Canadian fishermen also harvest Atlantic mackerel from the western Atlantic stock, mainly off Nova Scotia and Newfoundland and in the Gulf of St Lawrence between May and November. The Canadian Department of Fisheries and Oceans disclaimer manage these fisheries.

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Annual Harvest

U.S. landings increased from 5,646 metric tons in 2000 to 56,637 metric tons in 2006; Canadian landings increased from 13,383 metric tons in 2000 to 54,270 metric tons in 2005. In 2010, estimated U.S. and Canadian landings declined to 10,669 metric tons and 35,093 metric tons, respectively. Massachusetts and New Jersey harvested the majority of U.S. landings, with over 5,500 and 2,200 metric tons, respectively.

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Economy

The 2010 Atlantic mackerel harvest was valued at nearly $3.1 million. Atlantic mackerel is not a favorite of American consumers due to its strong, rich flavor and is more popular in other countries. Some of the U.S. harvest is sold fresh in domestic markets, but most is frozen and exported to markets throughout the world.

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Recreational

Mackerel are important to recreational fisheries in the Mid-Atlantic and New England regions, with the highest landings occurring from Massachusetts to Maine. Recreational landings estimates are uncertain, but over the past decade landings ranged from 530 metric tons to an estimated high of more than 1,600 metric tons. Recreational landings in 2010 were estimated at 778 metric tons. The recreational mackerel fishery is open all year, with a catch limit set annually at the same time as commercial limits.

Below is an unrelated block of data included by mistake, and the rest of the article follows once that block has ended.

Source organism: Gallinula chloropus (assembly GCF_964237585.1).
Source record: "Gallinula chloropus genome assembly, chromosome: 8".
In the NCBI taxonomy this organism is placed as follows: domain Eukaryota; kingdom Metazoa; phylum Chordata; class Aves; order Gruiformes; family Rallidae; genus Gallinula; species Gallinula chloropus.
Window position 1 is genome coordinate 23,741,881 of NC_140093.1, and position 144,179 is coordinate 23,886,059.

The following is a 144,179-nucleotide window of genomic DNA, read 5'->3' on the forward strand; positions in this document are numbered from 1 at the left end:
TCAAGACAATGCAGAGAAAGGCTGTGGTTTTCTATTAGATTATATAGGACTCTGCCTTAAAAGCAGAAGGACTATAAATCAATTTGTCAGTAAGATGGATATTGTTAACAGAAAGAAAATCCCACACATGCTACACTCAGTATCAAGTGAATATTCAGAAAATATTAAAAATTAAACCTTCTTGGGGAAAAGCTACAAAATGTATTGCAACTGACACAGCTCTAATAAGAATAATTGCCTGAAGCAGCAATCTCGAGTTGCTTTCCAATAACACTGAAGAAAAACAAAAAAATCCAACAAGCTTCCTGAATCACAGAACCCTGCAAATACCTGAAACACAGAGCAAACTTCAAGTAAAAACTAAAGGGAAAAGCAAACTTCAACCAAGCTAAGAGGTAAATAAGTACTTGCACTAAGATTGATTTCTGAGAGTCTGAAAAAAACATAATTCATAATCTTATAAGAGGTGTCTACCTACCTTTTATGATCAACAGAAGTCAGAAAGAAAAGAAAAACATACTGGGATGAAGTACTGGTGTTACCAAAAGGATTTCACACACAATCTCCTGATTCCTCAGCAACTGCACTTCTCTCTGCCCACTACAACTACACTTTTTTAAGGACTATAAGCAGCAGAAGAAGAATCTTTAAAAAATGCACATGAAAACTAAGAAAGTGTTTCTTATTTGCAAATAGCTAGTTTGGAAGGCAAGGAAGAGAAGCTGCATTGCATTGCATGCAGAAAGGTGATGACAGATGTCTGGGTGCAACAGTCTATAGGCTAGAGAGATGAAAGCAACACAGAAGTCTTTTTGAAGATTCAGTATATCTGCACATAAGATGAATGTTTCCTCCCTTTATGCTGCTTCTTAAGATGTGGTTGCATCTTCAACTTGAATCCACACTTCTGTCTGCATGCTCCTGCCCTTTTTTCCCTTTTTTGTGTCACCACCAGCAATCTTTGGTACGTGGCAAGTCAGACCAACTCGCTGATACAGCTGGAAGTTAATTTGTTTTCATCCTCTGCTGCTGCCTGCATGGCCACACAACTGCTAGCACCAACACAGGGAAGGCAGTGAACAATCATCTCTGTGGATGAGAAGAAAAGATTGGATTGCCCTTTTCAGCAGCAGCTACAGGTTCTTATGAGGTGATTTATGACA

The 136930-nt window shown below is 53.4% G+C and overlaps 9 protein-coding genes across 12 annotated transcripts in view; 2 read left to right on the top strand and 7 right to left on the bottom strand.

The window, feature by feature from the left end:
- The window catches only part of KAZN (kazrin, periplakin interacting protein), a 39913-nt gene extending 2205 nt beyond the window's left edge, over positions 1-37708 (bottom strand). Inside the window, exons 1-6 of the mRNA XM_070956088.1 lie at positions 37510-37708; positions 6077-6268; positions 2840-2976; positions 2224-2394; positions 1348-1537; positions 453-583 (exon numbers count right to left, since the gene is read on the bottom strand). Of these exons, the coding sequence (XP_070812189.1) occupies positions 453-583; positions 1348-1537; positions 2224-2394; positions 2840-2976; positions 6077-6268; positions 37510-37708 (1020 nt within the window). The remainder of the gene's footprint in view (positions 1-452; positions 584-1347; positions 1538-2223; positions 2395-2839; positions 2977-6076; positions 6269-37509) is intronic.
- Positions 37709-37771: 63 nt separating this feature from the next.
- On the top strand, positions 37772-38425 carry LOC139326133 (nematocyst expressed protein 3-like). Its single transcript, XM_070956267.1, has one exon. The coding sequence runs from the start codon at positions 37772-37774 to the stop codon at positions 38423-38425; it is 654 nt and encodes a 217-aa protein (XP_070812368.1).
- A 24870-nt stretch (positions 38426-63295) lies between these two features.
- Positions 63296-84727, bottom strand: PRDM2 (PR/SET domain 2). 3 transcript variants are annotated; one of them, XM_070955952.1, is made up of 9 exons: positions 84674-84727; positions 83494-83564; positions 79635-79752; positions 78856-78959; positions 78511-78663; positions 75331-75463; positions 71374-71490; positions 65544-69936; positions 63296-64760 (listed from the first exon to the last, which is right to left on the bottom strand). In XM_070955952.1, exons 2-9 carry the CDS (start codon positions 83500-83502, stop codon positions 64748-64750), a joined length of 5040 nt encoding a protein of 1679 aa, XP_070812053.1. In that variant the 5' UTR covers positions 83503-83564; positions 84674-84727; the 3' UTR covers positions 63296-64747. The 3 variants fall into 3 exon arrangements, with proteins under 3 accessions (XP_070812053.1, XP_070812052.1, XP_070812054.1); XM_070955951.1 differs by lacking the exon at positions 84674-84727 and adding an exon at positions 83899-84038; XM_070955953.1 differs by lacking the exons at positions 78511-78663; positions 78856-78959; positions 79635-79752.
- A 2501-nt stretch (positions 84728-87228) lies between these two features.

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OVERVIEW

Mackerel has a rich, pronounced flavor. For a milder flavor, cut out the outer bands of dark meat along the midline. When raw, the meat looks grayish and oily; when cooked, it is off-white to beige in color and soft, flaky, and moist in texture. Mackerel is considered one of the more healthful fish because it’s rich in omega-3 fatty acids. (Seafood Business, 2011) disclaimer

 
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SEASONAL AVAILABILITY

Year-round.

 
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NUTRITION

Mackerel is rich in omega-3 fatty acids and is an excellent source of selenium, niacin, and vitamins B6 and B12.

Servings 1
Serving Weight 100 g (raw)
Calories 205
Protein 18.6g
Fat, total 13.89 g
Saturated fatty acids, total 3.257 g
Carbohydrate 0 g
Sugars, total 0 g
Fiber, total dietary 0 g
Cholesterol 70 mg
Selenium 44.1 mcg
Sodium 90 mg

Atlantic Mackerel Table of Nutrition